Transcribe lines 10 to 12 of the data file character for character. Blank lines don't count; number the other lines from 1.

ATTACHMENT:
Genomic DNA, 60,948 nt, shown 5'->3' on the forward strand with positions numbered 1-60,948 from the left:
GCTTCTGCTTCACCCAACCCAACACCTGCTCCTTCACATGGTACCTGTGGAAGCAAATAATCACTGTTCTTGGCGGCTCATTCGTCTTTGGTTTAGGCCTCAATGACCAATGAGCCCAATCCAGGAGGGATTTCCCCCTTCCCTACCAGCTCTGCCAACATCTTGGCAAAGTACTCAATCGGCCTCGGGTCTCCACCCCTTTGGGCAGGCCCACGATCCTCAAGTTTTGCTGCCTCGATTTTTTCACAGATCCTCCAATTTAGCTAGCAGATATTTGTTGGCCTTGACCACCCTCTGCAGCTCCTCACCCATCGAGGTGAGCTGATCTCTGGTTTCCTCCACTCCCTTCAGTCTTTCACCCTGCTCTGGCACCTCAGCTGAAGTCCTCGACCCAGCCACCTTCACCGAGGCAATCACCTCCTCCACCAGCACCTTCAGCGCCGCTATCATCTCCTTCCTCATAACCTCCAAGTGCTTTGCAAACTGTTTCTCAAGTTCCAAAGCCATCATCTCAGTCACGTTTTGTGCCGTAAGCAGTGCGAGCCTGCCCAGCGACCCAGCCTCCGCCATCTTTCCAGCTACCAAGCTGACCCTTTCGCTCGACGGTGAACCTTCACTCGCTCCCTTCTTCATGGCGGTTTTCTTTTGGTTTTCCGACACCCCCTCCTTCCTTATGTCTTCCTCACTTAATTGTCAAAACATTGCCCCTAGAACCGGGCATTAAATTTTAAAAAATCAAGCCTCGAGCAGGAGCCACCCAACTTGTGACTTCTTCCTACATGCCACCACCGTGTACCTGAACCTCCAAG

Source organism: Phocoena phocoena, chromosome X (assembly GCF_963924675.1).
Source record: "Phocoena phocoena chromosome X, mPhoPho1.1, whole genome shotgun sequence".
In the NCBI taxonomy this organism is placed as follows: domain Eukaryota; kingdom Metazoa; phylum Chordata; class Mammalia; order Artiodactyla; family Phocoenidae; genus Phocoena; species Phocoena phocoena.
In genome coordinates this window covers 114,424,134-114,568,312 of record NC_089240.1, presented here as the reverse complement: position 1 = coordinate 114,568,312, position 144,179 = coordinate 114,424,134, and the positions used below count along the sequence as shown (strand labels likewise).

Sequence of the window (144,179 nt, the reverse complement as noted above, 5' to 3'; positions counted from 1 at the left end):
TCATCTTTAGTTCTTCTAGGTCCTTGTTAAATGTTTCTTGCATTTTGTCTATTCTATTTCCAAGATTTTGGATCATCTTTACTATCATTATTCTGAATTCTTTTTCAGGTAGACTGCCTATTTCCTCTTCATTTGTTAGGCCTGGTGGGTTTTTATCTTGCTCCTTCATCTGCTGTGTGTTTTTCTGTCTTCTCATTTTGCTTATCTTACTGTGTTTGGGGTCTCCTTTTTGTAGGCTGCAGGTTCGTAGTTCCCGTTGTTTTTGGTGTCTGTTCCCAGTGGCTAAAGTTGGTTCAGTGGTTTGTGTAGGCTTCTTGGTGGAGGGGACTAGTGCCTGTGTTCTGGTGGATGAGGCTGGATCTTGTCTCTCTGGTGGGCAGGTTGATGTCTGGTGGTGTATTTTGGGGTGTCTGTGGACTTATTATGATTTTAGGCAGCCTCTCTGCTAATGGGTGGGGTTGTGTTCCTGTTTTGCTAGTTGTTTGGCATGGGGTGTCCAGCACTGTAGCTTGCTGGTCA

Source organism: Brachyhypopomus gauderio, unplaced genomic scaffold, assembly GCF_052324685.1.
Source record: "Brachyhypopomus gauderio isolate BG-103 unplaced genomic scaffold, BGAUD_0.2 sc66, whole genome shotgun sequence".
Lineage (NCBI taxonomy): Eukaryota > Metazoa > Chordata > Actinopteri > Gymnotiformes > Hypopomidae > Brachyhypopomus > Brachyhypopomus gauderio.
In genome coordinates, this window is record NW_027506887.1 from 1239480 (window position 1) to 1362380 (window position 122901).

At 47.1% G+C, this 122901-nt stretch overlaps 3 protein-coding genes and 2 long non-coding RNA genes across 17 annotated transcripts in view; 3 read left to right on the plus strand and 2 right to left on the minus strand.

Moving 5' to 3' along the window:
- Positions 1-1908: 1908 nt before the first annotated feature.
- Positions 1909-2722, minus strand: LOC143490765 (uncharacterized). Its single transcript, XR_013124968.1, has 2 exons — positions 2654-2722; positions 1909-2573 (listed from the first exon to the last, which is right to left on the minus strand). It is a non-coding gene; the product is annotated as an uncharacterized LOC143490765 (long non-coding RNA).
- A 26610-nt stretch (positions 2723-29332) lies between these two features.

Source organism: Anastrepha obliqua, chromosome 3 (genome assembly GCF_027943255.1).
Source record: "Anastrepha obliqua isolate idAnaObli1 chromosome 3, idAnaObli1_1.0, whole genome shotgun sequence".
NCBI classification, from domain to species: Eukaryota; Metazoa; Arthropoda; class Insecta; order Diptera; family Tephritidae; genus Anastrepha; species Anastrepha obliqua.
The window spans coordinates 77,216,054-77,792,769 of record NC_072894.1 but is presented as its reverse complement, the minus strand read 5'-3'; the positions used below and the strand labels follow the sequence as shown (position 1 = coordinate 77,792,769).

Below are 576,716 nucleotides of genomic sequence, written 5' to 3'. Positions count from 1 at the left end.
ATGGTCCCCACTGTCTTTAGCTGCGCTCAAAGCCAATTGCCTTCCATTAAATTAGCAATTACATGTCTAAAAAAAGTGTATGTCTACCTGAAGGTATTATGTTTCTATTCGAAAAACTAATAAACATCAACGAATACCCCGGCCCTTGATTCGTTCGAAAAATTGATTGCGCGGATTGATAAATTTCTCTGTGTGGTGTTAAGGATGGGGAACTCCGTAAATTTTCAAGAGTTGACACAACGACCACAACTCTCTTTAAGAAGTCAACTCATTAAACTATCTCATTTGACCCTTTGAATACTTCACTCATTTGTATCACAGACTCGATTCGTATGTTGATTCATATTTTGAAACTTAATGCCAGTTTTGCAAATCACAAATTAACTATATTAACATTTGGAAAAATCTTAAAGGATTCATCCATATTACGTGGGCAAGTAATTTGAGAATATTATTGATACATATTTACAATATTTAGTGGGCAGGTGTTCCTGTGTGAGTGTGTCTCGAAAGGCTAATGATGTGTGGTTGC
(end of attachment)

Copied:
Source record: "Brachyhypopomus gauderio isolate BG-103 unplaced genomic scaffold, BGAUD_0.2 sc66, whole genome shotgun sequence".
Lineage (NCBI taxonomy): Eukaryota > Metazoa > Chordata > Actinopteri > Gymnotiformes > Hypopomidae > Brachyhypopomus > Brachyhypopomus gauderio.
In genome coordinates, this window is record NW_027506887.1 from 1239480 (window position 1) to 1362380 (window position 122901).